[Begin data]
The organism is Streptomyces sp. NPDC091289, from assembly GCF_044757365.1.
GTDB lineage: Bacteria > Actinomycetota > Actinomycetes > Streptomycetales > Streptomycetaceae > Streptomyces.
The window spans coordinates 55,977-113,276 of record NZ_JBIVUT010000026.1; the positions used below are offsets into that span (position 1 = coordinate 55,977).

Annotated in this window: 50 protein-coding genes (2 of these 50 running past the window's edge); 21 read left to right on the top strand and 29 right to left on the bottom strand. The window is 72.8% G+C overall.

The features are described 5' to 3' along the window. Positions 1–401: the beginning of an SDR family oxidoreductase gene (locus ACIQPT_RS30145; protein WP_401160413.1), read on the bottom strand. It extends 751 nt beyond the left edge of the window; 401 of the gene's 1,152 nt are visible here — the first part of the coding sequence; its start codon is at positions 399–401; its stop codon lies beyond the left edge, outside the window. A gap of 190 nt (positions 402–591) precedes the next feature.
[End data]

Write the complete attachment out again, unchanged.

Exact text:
The organism is Streptomyces sp. NPDC091289, from assembly GCF_044757365.1.
GTDB lineage: Bacteria > Actinomycetota > Actinomycetes > Streptomycetales > Streptomycetaceae > Streptomyces.
The window spans coordinates 55,977-113,276 of record NZ_JBIVUT010000026.1; the positions used below are offsets into that span (position 1 = coordinate 55,977).

Annotated in this window: 50 protein-coding genes (2 of these 50 running past the window's edge); 21 read left to right on the top strand and 29 right to left on the bottom strand. The window is 72.8% G+C overall.

The features are described 5' to 3' along the window. Positions 1–401: the beginning of an SDR family oxidoreductase gene (locus ACIQPT_RS30145; protein WP_401160413.1), read on the bottom strand. It extends 751 nt beyond the left edge of the window; 401 of the gene's 1,152 nt are visible here — the first part of the coding sequence; its start codon is at positions 399–401; its stop codon lies beyond the left edge, outside the window. A gap of 190 nt (positions 402–591) precedes the next feature.